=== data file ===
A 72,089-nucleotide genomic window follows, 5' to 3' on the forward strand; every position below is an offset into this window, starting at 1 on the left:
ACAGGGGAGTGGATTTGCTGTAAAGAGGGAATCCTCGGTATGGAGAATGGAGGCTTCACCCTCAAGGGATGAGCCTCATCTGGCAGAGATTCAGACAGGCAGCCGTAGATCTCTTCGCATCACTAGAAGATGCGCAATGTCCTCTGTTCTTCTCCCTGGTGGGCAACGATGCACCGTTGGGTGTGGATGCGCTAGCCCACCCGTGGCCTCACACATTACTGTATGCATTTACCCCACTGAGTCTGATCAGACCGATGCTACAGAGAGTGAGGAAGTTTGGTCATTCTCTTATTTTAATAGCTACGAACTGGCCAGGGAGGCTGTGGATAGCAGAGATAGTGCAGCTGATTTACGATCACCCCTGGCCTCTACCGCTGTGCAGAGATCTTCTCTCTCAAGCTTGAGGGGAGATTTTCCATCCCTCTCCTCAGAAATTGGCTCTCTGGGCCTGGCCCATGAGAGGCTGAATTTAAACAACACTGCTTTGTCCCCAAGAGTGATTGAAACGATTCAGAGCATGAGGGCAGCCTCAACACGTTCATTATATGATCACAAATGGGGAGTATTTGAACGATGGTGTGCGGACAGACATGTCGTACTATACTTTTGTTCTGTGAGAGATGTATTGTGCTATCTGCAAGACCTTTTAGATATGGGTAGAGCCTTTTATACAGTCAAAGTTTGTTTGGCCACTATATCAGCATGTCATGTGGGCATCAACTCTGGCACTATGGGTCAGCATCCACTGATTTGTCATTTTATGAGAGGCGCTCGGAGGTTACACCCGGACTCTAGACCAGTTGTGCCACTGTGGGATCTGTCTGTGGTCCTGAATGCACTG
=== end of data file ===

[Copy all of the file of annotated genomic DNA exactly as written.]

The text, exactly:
A 72,089-nucleotide genomic window follows, 5' to 3' on the forward strand; every position below is an offset into this window, starting at 1 on the left:
ACAGGGGAGTGGATTTGCTGTAAAGAGGGAATCCTCGGTATGGAGAATGGAGGCTTCACCCTCAAGGGATGAGCCTCATCTGGCAGAGATTCAGACAGGCAGCCGTAGATCTCTTCGCATCACTAGAAGATGCGCAATGTCCTCTGTTCTTCTCCCTGGTGGGCAACGATGCACCGTTGGGTGTGGATGCGCTAGCCCACCCGTGGCCTCACACATTACTGTATGCATTTACCCCACTGAGTCTGATCAGACCGATGCTACAGAGAGTGAGGAAGTTTGGTCATTCTCTTATTTTAATAGCTACGAACTGGCCAGGGAGGCTGTGGATAGCAGAGATAGTGCAGCTGATTTACGATCACCCCTGGCCTCTACCGCTGTGCAGAGATCTTCTCTCTCAAGCTTGAGGGGAGATTTTCCATCCCTCTCCTCAGAAATTGGCTCTCTGGGCCTGGCCCATGAGAGGCTGAATTTAAACAACACTGCTTTGTCCCCAAGAGTGATTGAAACGATTCAGAGCATGAGGGCAGCCTCAACACGTTCATTATATGATCACAAATGGGGAGTATTTGAACGATGGTGTGCGGACAGACATGTCGTACTATACTTTTGTTCTGTGAGAGATGTATTGTGCTATCTGCAAGACCTTTTAGATATGGGTAGAGCCTTTTATACAGTCAAAGTTTGTTTGGCCACTATATCAGCATGTCATGTGGGCATCAACTCTGGCACTATGGGTCAGCATCCACTGATTTGTCATTTTATGAGAGGCGCTCGGAGGTTACACCCGGACTCTAGACCAGTTGTGCCACTGTGGGATCTGTCTGTGGTCCTGAATGCACTG